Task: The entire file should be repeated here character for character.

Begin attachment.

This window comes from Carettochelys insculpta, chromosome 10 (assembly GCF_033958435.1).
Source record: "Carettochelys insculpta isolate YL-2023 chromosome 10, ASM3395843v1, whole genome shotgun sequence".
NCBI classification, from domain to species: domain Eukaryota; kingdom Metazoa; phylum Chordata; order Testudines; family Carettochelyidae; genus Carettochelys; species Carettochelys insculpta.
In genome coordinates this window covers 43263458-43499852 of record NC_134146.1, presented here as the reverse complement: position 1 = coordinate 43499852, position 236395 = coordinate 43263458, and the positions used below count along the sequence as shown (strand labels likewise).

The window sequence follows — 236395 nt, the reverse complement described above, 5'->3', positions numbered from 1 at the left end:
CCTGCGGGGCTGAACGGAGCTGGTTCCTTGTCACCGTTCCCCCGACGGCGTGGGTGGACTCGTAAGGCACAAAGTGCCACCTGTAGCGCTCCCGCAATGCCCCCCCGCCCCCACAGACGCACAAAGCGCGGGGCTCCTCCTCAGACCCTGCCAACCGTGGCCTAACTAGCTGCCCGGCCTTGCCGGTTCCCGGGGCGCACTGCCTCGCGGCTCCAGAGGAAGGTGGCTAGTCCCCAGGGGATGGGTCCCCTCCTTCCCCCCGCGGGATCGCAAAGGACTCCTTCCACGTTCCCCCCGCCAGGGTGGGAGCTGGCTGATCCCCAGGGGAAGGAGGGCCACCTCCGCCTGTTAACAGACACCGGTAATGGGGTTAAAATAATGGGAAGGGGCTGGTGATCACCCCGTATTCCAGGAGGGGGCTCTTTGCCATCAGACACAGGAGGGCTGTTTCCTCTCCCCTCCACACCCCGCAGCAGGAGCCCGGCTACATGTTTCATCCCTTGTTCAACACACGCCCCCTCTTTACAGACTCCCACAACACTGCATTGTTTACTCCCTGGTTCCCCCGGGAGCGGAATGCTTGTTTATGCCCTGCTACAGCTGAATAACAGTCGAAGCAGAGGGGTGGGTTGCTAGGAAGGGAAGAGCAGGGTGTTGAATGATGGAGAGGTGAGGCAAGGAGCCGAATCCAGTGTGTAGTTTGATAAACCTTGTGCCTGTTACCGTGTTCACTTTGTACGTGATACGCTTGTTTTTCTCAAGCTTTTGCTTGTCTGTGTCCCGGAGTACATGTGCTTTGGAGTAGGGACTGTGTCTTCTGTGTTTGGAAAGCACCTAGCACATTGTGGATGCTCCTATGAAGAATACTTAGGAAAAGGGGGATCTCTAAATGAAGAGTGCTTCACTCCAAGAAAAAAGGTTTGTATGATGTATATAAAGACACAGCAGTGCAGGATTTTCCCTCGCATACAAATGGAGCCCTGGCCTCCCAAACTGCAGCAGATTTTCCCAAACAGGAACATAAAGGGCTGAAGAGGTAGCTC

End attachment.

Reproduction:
This window comes from Carettochelys insculpta, chromosome 10 (assembly GCF_033958435.1).
Source record: "Carettochelys insculpta isolate YL-2023 chromosome 10, ASM3395843v1, whole genome shotgun sequence".
NCBI classification, from domain to species: domain Eukaryota; kingdom Metazoa; phylum Chordata; order Testudines; family Carettochelyidae; genus Carettochelys; species Carettochelys insculpta.
In genome coordinates this window covers 43263458-43499852 of record NC_134146.1, presented here as the reverse complement: position 1 = coordinate 43499852, position 236395 = coordinate 43263458, and the positions used below count along the sequence as shown (strand labels likewise).

The window sequence follows — 236395 nt, the reverse complement described above, 5'->3', positions numbered from 1 at the left end:
CCTGCGGGGCTGAACGGAGCTGGTTCCTTGTCACCGTTCCCCCGACGGCGTGGGTGGACTCGTAAGGCACAAAGTGCCACCTGTAGCGCTCCCGCAATGCCCCCCCGCCCCCACAGACGCACAAAGCGCGGGGCTCCTCCTCAGACCCTGCCAACCGTGGCCTAACTAGCTGCCCGGCCTTGCCGGTTCCCGGGGCGCACTGCCTCGCGGCTCCAGAGGAAGGTGGCTAGTCCCCAGGGGATGGGTCCCCTCCTTCCCCCCGCGGGATCGCAAAGGACTCCTTCCACGTTCCCCCCGCCAGGGTGGGAGCTGGCTGATCCCCAGGGGAAGGAGGGCCACCTCCGCCTGTTAACAGACACCGGTAATGGGGTTAAAATAATGGGAAGGGGCTGGTGATCACCCCGTATTCCAGGAGGGGGCTCTTTGCCATCAGACACAGGAGGGCTGTTTCCTCTCCCCTCCACACCCCGCAGCAGGAGCCCGGCTACATGTTTCATCCCTTGTTCAACACACGCCCCCTCTTTACAGACTCCCACAACACTGCATTGTTTACTCCCTGGTTCCCCCGGGAGCGGAATGCTTGTTTATGCCCTGCTACAGCTGAATAACAGTCGAAGCAGAGGGGTGGGTTGCTAGGAAGGGAAGAGCAGGGTGTTGAATGATGGAGAGGTGAGGCAAGGAGCCGAATCCAGTGTGTAGTTTGATAAACCTTGTGCCTGTTACCGTGTTCACTTTGTACGTGATACGCTTGTTTTTCTCAAGCTTTTGCTTGTCTGTGTCCCGGAGTACATGTGCTTTGGAGTAGGGACTGTGTCTTCTGTGTTTGGAAAGCACCTAGCACATTGTGGATGCTCCTATGAAGAATACTTAGGAAAAGGGGGATCTCTAAATGAAGAGTGCTTCACTCCAAGAAAAAAGGTTTGTATGATGTATATAAAGACACAGCAGTGCAGGATTTTCCCTCGCATACAAATGGAGCCCTGGCCTCCCAAACTGCAGCAGATTTTCCCAAACAGGAACATAAAGGGCTGAAGAGGTAGCTC